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1 Brett W. Tubbs, “Regent University Presented with Gift of 18th Century Torah,” Regent University News, March 17, 2016, https://www.regent.edu/news-events/regent-university-presented-gift-18th-century-torah/

2 Adam E. Berkowitz, “Yemen Arrests Jew for Smuggling Ancient Torah to Israel,” Breaking Israel News, March 25, 2016, https://www.breakingisraelnews.com/64353/yemen-arrests-jew-for-smuggling-ancient-torah-to-israel-jewish-world/.

What is Special Collections?

What is Special Collections? (And why is it locked up?)

by Jason Stuart, Reference Librarian

In 2013, Special Collections hosted the Living Word exhibition of ancient Biblical manuscripts. In 2013, Special Collections hosted the Living Word exhibition of ancient Biblical manuscripts.

The University Library’s Special Collections & Archives are a treasure trove of unique primary source materials and artifacts. Researchers have travelled from all over the United States and Great Britain to unlock the secrets of our vault.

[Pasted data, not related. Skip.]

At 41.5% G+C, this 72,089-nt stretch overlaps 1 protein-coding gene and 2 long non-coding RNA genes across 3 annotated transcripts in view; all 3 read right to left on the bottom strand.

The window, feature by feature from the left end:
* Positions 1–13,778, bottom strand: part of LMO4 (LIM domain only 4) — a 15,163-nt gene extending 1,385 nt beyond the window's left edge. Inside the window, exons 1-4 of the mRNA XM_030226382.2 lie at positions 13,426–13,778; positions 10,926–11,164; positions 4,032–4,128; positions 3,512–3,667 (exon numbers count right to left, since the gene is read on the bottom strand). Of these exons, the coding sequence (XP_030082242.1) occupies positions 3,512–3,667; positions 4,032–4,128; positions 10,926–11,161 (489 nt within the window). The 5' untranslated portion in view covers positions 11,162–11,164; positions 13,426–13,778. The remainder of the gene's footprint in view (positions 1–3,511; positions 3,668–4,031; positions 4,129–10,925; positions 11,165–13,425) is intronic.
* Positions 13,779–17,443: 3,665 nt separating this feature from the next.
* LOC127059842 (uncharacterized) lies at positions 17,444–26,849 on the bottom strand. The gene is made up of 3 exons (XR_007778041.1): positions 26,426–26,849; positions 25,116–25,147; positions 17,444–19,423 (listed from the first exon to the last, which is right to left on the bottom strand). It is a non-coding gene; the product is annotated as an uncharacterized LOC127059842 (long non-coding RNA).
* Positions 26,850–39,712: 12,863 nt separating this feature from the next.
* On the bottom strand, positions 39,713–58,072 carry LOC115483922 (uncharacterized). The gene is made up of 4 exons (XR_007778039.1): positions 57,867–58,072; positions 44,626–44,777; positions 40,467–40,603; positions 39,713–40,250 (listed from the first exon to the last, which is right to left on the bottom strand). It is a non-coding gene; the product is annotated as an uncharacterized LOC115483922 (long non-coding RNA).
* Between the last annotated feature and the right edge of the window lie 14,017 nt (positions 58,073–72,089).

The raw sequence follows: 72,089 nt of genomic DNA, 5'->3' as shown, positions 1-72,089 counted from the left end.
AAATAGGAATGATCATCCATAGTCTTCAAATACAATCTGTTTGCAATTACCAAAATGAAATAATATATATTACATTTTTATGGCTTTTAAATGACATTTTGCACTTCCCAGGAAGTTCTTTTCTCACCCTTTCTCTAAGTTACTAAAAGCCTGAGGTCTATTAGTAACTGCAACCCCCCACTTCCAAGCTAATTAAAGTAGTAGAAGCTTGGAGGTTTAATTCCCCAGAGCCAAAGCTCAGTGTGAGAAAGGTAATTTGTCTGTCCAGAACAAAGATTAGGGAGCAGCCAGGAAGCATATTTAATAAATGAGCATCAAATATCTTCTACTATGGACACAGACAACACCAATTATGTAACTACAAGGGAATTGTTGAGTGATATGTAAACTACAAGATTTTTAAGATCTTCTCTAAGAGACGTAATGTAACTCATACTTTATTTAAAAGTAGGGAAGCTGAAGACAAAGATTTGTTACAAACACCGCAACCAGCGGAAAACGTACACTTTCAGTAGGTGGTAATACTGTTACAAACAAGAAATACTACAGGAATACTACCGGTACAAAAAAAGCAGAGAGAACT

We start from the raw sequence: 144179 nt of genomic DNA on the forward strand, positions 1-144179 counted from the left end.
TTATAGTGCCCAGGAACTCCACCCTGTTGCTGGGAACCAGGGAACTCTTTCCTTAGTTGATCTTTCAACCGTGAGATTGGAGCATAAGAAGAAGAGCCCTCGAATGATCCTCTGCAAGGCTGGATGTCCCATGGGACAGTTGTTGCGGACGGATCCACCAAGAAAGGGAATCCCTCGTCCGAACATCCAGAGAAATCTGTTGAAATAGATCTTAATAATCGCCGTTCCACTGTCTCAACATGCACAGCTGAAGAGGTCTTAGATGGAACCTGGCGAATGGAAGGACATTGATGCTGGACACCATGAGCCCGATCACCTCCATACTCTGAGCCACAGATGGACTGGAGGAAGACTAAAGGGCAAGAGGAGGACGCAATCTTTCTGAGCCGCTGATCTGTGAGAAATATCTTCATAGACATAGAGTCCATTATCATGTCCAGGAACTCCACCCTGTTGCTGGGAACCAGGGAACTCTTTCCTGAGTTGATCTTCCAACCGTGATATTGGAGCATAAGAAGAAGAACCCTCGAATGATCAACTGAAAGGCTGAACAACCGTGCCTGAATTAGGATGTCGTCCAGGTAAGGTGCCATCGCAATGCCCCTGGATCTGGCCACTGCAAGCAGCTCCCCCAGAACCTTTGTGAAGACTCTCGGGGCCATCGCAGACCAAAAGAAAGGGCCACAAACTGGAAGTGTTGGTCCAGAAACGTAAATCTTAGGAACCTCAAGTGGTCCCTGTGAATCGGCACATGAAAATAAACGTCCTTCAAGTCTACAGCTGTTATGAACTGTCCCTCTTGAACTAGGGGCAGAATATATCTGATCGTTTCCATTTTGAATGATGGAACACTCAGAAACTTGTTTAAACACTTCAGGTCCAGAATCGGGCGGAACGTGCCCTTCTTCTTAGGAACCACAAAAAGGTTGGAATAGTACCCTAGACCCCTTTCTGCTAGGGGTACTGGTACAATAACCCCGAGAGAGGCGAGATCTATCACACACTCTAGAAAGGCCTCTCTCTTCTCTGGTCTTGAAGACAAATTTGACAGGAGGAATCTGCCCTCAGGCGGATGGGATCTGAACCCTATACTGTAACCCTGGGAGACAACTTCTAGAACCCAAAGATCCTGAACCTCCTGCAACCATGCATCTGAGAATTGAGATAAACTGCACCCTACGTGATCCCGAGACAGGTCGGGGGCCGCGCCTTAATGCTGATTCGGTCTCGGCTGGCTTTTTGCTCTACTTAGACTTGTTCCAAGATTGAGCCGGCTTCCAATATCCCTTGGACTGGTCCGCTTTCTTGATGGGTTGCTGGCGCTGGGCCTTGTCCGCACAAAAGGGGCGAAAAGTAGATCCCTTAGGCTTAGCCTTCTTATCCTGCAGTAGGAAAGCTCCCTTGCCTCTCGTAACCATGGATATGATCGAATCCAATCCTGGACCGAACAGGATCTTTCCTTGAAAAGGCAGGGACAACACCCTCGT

Although the Library’s Special Collections is becoming an important destination for 20th Century Christian history research, the 2014 Customer Satisfaction Survey suggests that most students are unaware of Special Collections. Here are two of the comments we received:

Library dedicates archives of Charismatic leaders

Rev. Dr. Dennis J. Bennett is considered by many the “first Charismatic.” His brother-in-law, Dr. William Standish Reed, is considered by many the “first medical evangelist.” The archives of both men reside at the University Library. On October 24, the Library dedicated the Rev. Dennis J. Bennett Papers and the William Standish Reed, M.D. Collection. The dedication featured an exhibition of artifacts from the archives and several speakers, including Dr. M.G. “Pat” Robertson, Dr. Amos Yong, Dr. Vinson Synan, Dr. Kimberly Alexander, Dr. Rita Bennett, Mrs. Jo Ann “Coppi” Reed, and Rev. Roger Cheeks.

For more about the archives and the dedication ceremony see Brett Wilson’s article for Regent News and Events. Photos from the ceremony are available on the Library’s Facebook, Flickr, and Google+ sites, and a video of the event will be uploaded to our YouTube channel soon.